The sideshow in American politics over the past two weeks has been dubbed Bridgegate, reflecting our impulse to dub every scandal a successor to Watergate.
In this case, the culprit is not a president but a potential presidential candidate, the Republican governor of New Jersey, Chris Christie. Hugely popular, Christie was re-elected with massive margins in November – winning both women and Hispanic voters outright – and he's been leading national polls for the 2016 GOP nomination.
But in a semi Nixonesque turn of events, overzealous and somewhat thuggish staffers spoiled a landslide re-election with a paranoid power play.
Here's what we know so far. In August, Christie's deputy chief of staff, Bridget Anne Kelly, emailed Port Authority official David Wildstein with the digital equivalent of a smoking gun: "time for some traffic problems in Fort Lee."
At issue, apparently, was the failure of the Democratic mayor of Fort Lee to endorse Gov. Christie for re-election. Wildstein, a friend of Christie's and one of his appointees, immediately typed back: "Got It" – and weeks later a previously unscheduled traffic study closed lanes of traffic on the world's busiest bridge, causing logjams during the first week of school.
Christie, an archetypal tough guy happy warrior, at first dismissed accusations that the traffic jam was politically motivated. But when the emails were revealed, denials turned into abject apology and a spate of surgical strikes on his own staff, capped by a Castro-esque 100 minute plus press conference in which Christie denied knowledge of the dirty trick and answered every question that a ravenous press corps could throw at him. It was a bold and bravura performance, reflecting the rare political talent possessed by this former prosecutor.
Investigations are ongoing and Democrats are cheering the possibility of derailing the most formidable potential Republican candidate. They recognise Christie as the only person who seems able to defeat Hillary Clinton in two years time. And now they have the convincing ability to turn his core asset into a national liability – the tough guy is now characterised as a bully.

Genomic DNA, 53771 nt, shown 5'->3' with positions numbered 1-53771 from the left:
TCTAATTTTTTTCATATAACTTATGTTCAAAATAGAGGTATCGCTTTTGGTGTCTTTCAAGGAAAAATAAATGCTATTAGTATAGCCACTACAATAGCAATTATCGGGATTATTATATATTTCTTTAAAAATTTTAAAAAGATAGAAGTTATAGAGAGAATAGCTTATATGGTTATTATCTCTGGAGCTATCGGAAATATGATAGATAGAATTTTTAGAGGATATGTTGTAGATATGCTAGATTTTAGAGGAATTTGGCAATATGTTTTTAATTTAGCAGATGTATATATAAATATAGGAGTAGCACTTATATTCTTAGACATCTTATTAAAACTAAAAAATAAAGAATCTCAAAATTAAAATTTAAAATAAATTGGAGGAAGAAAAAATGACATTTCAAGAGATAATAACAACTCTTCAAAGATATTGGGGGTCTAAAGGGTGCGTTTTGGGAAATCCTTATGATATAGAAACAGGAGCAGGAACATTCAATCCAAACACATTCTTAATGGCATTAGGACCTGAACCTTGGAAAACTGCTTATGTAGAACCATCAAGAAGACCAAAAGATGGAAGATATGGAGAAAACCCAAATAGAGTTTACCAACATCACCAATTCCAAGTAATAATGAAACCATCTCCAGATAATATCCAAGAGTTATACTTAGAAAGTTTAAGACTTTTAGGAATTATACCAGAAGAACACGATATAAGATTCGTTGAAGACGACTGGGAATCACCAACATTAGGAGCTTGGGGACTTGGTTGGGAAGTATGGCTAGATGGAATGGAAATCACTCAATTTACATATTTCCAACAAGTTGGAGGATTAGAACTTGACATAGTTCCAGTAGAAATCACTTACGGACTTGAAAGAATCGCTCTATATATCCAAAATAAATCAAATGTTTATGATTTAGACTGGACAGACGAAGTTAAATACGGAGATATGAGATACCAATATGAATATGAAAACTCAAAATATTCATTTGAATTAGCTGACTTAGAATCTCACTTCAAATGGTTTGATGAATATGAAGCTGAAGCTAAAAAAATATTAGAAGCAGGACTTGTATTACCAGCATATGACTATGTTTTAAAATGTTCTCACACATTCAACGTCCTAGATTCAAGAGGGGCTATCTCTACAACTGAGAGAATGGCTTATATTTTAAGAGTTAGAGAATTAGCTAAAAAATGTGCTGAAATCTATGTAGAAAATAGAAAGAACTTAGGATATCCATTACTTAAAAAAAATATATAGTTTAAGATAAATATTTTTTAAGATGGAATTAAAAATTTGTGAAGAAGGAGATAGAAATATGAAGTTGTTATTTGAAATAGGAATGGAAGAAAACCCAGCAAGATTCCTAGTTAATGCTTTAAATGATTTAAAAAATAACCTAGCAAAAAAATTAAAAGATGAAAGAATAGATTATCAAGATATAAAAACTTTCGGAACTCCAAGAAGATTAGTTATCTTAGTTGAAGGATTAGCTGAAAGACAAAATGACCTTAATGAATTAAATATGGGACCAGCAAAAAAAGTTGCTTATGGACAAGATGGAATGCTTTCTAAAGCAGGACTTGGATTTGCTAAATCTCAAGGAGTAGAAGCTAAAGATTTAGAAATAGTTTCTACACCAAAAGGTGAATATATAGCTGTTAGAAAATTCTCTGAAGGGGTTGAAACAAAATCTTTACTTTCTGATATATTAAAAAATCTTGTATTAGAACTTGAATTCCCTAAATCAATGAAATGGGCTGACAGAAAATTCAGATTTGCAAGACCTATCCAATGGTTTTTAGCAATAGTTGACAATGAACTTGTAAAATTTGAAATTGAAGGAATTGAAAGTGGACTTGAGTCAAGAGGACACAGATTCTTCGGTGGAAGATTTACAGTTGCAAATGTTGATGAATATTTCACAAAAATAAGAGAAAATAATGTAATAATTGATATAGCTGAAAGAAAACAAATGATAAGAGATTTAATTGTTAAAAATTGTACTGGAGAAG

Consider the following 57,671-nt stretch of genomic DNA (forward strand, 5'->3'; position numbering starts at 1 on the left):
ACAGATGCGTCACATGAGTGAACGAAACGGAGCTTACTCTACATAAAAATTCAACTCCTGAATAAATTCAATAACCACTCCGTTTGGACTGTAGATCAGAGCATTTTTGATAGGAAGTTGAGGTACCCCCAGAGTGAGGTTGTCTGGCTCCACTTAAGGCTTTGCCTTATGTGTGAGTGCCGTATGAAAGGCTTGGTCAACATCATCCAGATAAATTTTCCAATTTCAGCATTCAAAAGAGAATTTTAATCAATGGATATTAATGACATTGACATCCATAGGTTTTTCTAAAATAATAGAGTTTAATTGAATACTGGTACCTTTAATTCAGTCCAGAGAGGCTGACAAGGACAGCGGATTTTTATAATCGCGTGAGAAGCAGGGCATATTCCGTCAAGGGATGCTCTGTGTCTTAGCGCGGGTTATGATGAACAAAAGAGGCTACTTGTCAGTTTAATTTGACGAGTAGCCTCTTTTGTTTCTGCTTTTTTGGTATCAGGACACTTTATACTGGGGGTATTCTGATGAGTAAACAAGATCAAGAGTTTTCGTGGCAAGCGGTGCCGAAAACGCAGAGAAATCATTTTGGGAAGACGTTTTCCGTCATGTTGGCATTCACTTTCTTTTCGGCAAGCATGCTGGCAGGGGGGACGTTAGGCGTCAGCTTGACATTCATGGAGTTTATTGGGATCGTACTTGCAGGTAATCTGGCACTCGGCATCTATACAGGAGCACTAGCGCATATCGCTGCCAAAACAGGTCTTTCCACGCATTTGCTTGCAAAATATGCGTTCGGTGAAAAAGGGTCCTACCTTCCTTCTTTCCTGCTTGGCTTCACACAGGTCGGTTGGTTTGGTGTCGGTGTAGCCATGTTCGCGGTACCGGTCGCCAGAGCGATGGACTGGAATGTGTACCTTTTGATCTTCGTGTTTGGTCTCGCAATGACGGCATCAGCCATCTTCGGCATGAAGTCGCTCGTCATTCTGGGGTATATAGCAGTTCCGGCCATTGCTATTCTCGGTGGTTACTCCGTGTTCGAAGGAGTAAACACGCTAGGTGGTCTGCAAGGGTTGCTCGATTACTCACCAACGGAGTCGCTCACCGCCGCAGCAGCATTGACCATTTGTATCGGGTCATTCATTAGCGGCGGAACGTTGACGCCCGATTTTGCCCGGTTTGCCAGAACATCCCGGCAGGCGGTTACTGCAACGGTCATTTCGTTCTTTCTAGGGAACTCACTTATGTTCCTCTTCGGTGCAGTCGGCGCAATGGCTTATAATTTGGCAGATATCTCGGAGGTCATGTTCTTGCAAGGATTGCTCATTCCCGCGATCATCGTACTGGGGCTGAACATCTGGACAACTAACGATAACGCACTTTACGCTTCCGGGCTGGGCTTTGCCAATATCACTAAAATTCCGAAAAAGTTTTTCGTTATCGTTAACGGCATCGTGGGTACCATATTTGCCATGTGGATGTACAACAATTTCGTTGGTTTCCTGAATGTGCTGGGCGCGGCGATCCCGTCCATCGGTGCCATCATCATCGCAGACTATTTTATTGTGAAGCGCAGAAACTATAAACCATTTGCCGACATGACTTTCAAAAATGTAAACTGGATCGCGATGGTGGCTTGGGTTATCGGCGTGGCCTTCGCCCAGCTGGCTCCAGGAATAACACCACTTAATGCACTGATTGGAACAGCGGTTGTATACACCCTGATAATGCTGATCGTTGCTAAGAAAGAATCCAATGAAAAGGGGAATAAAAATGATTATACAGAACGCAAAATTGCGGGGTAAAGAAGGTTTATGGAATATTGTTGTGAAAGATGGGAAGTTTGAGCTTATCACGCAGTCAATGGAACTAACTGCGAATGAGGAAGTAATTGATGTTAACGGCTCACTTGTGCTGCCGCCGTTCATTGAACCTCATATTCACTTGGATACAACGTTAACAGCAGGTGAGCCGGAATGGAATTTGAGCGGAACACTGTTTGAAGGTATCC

But let's put partisan spin aside and accept Christie's contrite denials of personal knowledge at face value. There is still a larger issue at play.
Tone comes from the top of every organisation and Christie bears some responsibility for incubating an environment in which even a handful of top aides apparently felt that such a petty, vindictive action was acceptable, if not laudable, as long as they weren't caught.
The problem may not lie in Christie personally as much as the professional background he brought into politics.
Before running for governor, Christie was a U.S. Attorney, a sort of federal district attorney, appointed by the Bush administration. He made his reputation by rooting out local corruption and earning a remarkable record, with more than 125 convictions or guilty pleas.
Christie's ascent followed a well-trod model, especially in the north east – the prosecutor-turned-politician. In recent decades, Rudy Giuliani, former mayor of New York (who I worked for in City Hall) and former New York governor Eliot Spitzer rode the same narrative to high office. But there's a downside to this otherwise bracing profile.
Prosecutors are the unquestioned Big Dog in American civic life. They succeed by being fearless in the face of threats and intimidation. With the full force of law at their back, they are very nearly unaccountable in office, free to pursue what they think is right. In a crowded environment of compromised and often spineless politicos they stand out from the pack and can credibly run as reformers.
But once they reach executive office, the source of their success can backfire badly. Governors and mayors can achieve much through executive action, but ultimately they need to work with legislators, the types of folks they once viewed with thinly veiled contempt. The impulse to intimidate opponents – or "steamroll" them, as Spitzer once infamously promised in Albany – can infect loyal staff with arrogance. And as political leaders have learned for millennia, pride cometh before the fall.
Christie still has time to learn from this dereliction of duty. He can change the culture of his campaign and governing team, but only by making it clear that their actions and statements must reflect his highest ideals and not his worst impulses. The combative posture of a prosecutor must evolve into the resolute confidence of a statesman. Changing a culture is not quick or easy – it requires constant discipline, precisely because tone does come from the top.
But this is Chris Christie's crucible, a test of character and self-correction that will either ultimately strengthen his pursuit of the presidency or doom it to failure.
This article was originally published in The Sunday Telegraph.